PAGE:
References

1. Dancer, SJ. Control of transmission of infection in hospitals requires more than clean hands. Infect Control Hosp Epidemiol 2010;31(9):958960.CrossRefGoogle ScholarPubMed
2. Otter, JA, Yezli, S, French, GL. The role played by contaminated surfaces in the transmission of nosocomial pathogens. Infect Control Hosp Epidemiol 2011;32:687699.CrossRefGoogle ScholarPubMed
3. Donskey, CL. Does improved disinfection reduce healthcare-associated infections? Am J Infect Control 2013;41(5 suppl):S12S19.CrossRefGoogle Scholar
4. Webber, D, Rutala, W. Understanding and preventing transmission of healthcare associated pathogens due to the contaminated hospital environment. Infect Control Hosp Epidemiol 2013;34:449452.CrossRefGoogle Scholar
5. Carling, PC, Huang, SS. Improving healthcare environmental cleaning in disinfection: current and evolving issues. Infect Control Hosp Epidemol 2013;34(5):507513.CrossRefGoogle ScholarPubMed
6. Rutala, WA, Weber, DJ. Guideline for disinfection and sterilization in healthcare facilities, 2008. Atlanta: Centers for Disease Control and Prevention, 2008. http://www.cdc.gov/hicpac/Disinfection_Sterilization/3_4surfaceDisinfection.html. Accessed March 10, 2014.Google Scholar
7. Guh, A, Carling, PC; the Environmental Evaluation Workgroup. Options for evaluating environmental cleaning. Atlanta: Centers for Disease Control and Prevention, 2010. http://www.cdc.gov/HAI/toolkits/Evaluating-Environmental-Cleaning.html Accessed March 10, 2014.Google Scholar
8. Carling, PC, Parry, MM, Rupp, ME, Po, JL, Dick, B, Von Beheren, S. Improving cleaning of the environment surrounding patients in 36 acute care hospitals. Infect Control Hosp Epidemiol 2008;29(11):10351041.CrossRefGoogle ScholarPubMed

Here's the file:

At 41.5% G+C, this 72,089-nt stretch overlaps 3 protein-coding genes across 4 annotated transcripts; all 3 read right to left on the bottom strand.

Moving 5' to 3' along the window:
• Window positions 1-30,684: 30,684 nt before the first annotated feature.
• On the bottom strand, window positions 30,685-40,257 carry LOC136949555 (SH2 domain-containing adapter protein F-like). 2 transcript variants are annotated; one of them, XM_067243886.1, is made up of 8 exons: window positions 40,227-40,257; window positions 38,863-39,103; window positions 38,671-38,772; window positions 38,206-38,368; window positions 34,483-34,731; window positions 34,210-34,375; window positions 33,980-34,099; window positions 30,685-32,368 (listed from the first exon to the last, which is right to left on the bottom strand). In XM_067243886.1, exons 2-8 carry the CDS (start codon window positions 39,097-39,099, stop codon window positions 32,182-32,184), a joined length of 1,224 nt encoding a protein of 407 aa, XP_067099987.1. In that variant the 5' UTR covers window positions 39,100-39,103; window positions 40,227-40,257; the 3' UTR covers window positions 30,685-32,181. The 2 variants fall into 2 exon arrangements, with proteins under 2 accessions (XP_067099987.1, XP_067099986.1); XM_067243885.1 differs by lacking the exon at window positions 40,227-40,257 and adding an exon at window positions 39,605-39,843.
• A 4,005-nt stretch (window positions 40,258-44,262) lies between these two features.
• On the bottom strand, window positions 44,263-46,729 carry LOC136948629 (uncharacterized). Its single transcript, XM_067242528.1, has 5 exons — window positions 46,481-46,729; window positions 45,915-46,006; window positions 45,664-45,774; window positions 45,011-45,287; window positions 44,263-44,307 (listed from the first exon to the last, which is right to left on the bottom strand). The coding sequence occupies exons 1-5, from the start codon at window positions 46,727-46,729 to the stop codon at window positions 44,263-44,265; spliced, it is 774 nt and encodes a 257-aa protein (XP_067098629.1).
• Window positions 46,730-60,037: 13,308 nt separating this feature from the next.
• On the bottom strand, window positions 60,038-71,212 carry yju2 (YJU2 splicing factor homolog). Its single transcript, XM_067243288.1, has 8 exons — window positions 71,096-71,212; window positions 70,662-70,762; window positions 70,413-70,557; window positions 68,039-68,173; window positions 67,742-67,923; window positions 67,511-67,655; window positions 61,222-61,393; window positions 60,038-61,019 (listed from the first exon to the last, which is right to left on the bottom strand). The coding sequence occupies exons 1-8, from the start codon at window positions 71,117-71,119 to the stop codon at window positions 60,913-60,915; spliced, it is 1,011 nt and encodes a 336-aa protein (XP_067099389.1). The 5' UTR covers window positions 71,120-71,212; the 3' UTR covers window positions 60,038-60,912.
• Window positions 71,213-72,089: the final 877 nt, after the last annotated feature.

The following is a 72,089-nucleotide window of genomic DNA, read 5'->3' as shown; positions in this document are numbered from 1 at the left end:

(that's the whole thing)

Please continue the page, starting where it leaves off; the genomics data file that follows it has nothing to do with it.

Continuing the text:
9. AORN. Recommended practices for environmental cleaning. In: 2013 Perioperative Standards and Recommended Practices. Denver: AORN, 2013.Google ScholarPubMed
10. Carling, PC. Methods for assessing the adequacy of practice and improving room disinfection. Am J Infect Control 2013;41(suppl):S20S25.CrossRefGoogle ScholarPubMed
11. Rupp, ME, Fizgerald, T, Sholtz, L, Lyden, E, Carling, PC. Maintaining the gain: program to sustain improvement in environmental cleaning. Infect Control Hosp Epidemiol 2014;35(7):866868.CrossRefGoogle ScholarPubMed
12. Wolkewitz, M, Barnett, AG, Palomar Martinez, M, Frank, U, Schumacher, M. Interventions to control nosocomial infections: study designs and statistical issues. J Hosp Infection 2014;86(2):7782.CrossRefGoogle ScholarPubMed
13. McDonnell, GE. Chemical disinfection. In: Antisepsis, Disinfection and Sterilization . Washington DC: American Society of Microbiology Press, 2007:115130, 140144.Google Scholar
14. Dancer, SJ, White, L, Robertson, C. Monitoring environmental cleaning on two surgical wards. Int J Environ Health Res 2007;18:357364.CrossRefGoogle Scholar